F.C. Florist Sends Bouquets to Congresswomen Targeted by Trump

GALLERIA FLORIST OWNER Alisa Rabinovich sent flowers to four congresswomen whom President Donald Trump told to “go back” to the countries they came from. (Courtesy photo)

A Falls Church florist delivered some botanical aid to the four Democratic congresswomen who were the subject of one of President Donald Trump’s Twitter tirades earlier this month.

It didn’t take long for Alisa Rabinovich, owner of Galleria Florist in Falls Church, to take action after witnessing an all-too-common political altercation devolve into something nastier.

In response to in-fighting between House Speaker Nancy Pelosi (D-Ca.) and four freshmen Democratic congresswomen — Alexandria Ocasio-Cortez (D-N.Y.), Ilhan Omar (D-Minn.), Rashida Tlaib (D-Mich.) and Ayanna Pressley (D-Mass.) — Trump chose to chime in with a tweet, asking “Why don’t they go back and help fix the totally broken and crime infested places from which they came?” That line in particular struck a racial connotation with Americans who watched the verbal barbs being traded, especially ones who are a part of the country’s immigrant community.

Rabinovich decided to lend some scented support to the congresswomen after seeing customers send floral arrangements to Pelosi as well as, as she put it, “an assistant for a well-known female singer” deliver some to Supreme Court Justice Ruth Bader Ginsburg. So the Russian refugee who immigrated to the U.S. when she was six years old sent custom arrangements to each of the congresswomens’ offices in D.C. as an act purely motivated by human decency.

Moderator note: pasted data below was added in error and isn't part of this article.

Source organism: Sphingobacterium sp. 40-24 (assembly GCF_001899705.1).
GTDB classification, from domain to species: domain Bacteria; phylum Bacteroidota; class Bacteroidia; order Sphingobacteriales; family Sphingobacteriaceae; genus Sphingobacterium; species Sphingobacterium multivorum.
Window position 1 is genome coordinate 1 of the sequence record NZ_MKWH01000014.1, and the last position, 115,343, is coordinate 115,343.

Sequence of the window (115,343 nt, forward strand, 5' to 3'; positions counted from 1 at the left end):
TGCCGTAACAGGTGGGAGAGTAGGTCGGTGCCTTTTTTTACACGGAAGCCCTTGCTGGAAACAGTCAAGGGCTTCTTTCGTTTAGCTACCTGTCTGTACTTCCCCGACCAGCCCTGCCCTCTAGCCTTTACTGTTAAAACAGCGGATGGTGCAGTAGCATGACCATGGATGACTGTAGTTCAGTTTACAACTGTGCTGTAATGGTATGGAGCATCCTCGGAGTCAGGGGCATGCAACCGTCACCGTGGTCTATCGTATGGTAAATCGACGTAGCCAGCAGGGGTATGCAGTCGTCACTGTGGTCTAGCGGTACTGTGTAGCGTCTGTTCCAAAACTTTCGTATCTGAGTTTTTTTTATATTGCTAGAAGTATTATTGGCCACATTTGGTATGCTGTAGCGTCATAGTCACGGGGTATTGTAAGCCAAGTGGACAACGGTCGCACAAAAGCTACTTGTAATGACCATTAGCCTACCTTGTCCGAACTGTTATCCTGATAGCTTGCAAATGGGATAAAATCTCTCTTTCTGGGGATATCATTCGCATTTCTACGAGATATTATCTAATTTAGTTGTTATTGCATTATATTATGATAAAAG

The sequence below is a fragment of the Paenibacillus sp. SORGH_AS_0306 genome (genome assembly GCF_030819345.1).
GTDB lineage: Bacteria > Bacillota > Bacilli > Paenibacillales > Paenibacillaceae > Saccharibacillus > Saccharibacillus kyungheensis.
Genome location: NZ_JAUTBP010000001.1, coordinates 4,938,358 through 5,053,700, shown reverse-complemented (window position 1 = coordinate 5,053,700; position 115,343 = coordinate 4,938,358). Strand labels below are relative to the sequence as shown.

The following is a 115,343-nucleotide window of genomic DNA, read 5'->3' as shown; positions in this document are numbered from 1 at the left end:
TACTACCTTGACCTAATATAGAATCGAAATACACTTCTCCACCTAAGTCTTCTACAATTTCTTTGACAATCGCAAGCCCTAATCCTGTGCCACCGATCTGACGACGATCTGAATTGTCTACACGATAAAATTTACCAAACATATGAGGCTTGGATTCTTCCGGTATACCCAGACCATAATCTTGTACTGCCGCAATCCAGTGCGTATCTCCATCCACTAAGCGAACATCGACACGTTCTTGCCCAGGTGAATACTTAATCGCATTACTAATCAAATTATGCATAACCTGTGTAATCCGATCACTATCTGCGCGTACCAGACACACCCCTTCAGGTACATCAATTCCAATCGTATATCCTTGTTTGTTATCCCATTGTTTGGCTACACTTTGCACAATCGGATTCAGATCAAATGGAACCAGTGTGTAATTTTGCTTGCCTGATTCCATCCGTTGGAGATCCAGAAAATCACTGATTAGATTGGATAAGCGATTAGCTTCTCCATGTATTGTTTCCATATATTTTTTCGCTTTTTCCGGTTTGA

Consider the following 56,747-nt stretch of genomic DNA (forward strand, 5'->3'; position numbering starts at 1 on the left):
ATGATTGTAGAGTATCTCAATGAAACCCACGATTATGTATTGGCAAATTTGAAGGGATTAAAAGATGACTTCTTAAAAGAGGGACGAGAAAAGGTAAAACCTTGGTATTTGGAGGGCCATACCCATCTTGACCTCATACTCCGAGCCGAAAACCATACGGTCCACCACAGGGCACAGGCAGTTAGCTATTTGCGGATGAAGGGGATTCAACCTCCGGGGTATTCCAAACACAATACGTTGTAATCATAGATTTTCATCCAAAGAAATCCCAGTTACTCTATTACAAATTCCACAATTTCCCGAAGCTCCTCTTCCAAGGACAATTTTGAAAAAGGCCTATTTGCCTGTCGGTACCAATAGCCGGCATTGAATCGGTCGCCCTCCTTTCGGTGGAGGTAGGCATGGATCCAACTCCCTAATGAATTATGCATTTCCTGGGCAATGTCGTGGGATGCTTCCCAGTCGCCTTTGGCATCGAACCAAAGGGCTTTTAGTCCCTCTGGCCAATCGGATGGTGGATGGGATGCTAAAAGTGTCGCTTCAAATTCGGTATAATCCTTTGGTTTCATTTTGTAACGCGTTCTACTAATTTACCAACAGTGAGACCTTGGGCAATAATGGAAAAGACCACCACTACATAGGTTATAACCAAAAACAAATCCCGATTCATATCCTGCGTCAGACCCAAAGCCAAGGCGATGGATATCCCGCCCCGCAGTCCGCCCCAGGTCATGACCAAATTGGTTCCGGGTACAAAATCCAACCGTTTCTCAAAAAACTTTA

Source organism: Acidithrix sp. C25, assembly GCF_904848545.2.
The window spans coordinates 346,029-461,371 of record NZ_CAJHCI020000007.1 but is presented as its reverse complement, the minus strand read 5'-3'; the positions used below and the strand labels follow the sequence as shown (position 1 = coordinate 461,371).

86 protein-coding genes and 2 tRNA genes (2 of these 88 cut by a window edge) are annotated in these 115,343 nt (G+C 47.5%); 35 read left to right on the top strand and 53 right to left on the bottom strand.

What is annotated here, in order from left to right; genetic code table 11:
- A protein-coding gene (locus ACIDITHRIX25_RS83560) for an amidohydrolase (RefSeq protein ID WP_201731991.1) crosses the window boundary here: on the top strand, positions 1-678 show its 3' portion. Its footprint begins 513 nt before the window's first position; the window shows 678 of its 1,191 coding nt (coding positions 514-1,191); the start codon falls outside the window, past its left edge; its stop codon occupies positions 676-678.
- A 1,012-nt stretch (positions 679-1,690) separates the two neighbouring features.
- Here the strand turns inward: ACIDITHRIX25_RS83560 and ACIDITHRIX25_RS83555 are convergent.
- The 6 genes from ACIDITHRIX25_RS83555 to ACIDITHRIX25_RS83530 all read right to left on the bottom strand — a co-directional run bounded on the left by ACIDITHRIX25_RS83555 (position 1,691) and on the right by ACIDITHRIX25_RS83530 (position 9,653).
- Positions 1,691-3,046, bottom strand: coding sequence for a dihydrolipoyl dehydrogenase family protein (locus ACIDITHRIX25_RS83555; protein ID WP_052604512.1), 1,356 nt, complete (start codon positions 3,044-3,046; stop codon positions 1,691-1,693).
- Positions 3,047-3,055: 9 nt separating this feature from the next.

“If somebody wants to withhold their support of a small business because they think it’s a political move then that’s ridiculous,” Rabinovich said, who mentioned that she hasn’t received a response from any of the congresswomen as of yet. “I don’t think anyone would fault me for doing something nice for someone. Just because I sent flowers to people in the Democratic party doesn’t mean I did anything negative to anyone in the Republican party.”

Rabinovich’s gesture landed her press coverage in other outlets, including American University’s WAMU, an interview on the Thom Hartmann Show and an article on the website She’s also received calls of support from some customers and has even spurred others to do the same by sending the congresswomen their own arrangements.

Born in the Soviet Union-controlled Uzbekistan, Rabinovich and her family traversed through multiple countries before finally getting clearance to come to the U.S. She would grow up in the New Jersey/New York area, earning her citizenship by the time she was 16 and would later go on to get her degree in visual merchandising and interior design.

Her first job was working in a flower shop, an occupation that was always seen as a fallback for Rabinovich whenever she was in between gigs. She later realized she enjoyed working in flower shops more than any other job and started her own business out of her apartment in Arlington. Rabinovich wound up purchasing Galleria Florist in July 2015 when searching for a production space to operate out of, and last December she became an owner of Nosegay Flowers in Washington, D.C. — a former employer of hers.

She re-emphasized that the flowers were merely a show of goodwill, but did add a general message to all Americans that, “The U.S. is a melting pot. It stands for inclusivity, not exclusivity. That’s what’s going to keep us going; diversity and the knowledge our immigrants bring to the country.”